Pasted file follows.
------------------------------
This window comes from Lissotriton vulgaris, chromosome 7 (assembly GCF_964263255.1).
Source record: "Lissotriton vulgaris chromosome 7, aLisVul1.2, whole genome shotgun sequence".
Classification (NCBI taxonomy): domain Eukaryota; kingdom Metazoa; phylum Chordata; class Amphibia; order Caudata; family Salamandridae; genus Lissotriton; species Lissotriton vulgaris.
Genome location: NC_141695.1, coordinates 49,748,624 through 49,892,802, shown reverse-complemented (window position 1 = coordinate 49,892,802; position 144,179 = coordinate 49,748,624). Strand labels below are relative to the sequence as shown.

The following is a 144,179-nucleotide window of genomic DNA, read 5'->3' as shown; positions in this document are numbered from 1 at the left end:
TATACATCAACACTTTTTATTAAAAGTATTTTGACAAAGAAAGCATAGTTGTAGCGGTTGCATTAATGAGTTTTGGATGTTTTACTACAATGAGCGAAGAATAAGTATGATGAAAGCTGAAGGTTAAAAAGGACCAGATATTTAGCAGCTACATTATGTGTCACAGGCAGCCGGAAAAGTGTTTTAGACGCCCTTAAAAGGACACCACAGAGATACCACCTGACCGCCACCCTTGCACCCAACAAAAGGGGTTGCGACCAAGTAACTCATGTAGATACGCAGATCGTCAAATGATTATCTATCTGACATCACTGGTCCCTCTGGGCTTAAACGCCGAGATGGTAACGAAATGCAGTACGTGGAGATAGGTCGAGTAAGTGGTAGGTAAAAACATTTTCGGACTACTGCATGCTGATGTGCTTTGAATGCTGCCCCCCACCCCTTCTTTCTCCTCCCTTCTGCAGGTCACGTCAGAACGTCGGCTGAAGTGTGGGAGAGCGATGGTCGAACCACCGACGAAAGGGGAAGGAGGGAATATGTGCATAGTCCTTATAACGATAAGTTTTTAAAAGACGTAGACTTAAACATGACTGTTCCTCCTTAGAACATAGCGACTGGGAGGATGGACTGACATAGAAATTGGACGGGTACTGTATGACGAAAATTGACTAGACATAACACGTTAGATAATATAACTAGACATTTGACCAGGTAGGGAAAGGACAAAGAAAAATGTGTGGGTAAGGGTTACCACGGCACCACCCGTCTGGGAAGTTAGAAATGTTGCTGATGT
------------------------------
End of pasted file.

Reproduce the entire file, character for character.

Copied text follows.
This window comes from Lissotriton vulgaris, chromosome 7 (assembly GCF_964263255.1).
Source record: "Lissotriton vulgaris chromosome 7, aLisVul1.2, whole genome shotgun sequence".
Classification (NCBI taxonomy): domain Eukaryota; kingdom Metazoa; phylum Chordata; class Amphibia; order Caudata; family Salamandridae; genus Lissotriton; species Lissotriton vulgaris.
Genome location: NC_141695.1, coordinates 49,748,624 through 49,892,802, shown reverse-complemented (window position 1 = coordinate 49,892,802; position 144,179 = coordinate 49,748,624). Strand labels below are relative to the sequence as shown.

The following is a 144,179-nucleotide window of genomic DNA, read 5'->3' as shown; positions in this document are numbered from 1 at the left end:
TATACATCAACACTTTTTATTAAAAGTATTTTGACAAAGAAAGCATAGTTGTAGCGGTTGCATTAATGAGTTTTGGATGTTTTACTACAATGAGCGAAGAATAAGTATGATGAAAGCTGAAGGTTAAAAAGGACCAGATATTTAGCAGCTACATTATGTGTCACAGGCAGCCGGAAAAGTGTTTTAGACGCCCTTAAAAGGACACCACAGAGATACCACCTGACCGCCACCCTTGCACCCAACAAAAGGGGTTGCGACCAAGTAACTCATGTAGATACGCAGATCGTCAAATGATTATCTATCTGACATCACTGGTCCCTCTGGGCTTAAACGCCGAGATGGTAACGAAATGCAGTACGTGGAGATAGGTCGAGTAAGTGGTAGGTAAAAACATTTTCGGACTACTGCATGCTGATGTGCTTTGAATGCTGCCCCCCACCCCTTCTTTCTCCTCCCTTCTGCAGGTCACGTCAGAACGTCGGCTGAAGTGTGGGAGAGCGATGGTCGAACCACCGACGAAAGGGGAAGGAGGGAATATGTGCATAGTCCTTATAACGATAAGTTTTTAAAAGACGTAGACTTAAACATGACTGTTCCTCCTTAGAACATAGCGACTGGGAGGATGGACTGACATAGAAATTGGACGGGTACTGTATGACGAAAATTGACTAGACATAACACGTTAGATAATATAACTAGACATTTGACCAGGTAGGGAAAGGACAAAGAAAAATGTGTGGGTAAGGGTTACCACGGCACCACCCGTCTGGGAAGTTAGAAATGTTGCTGATGT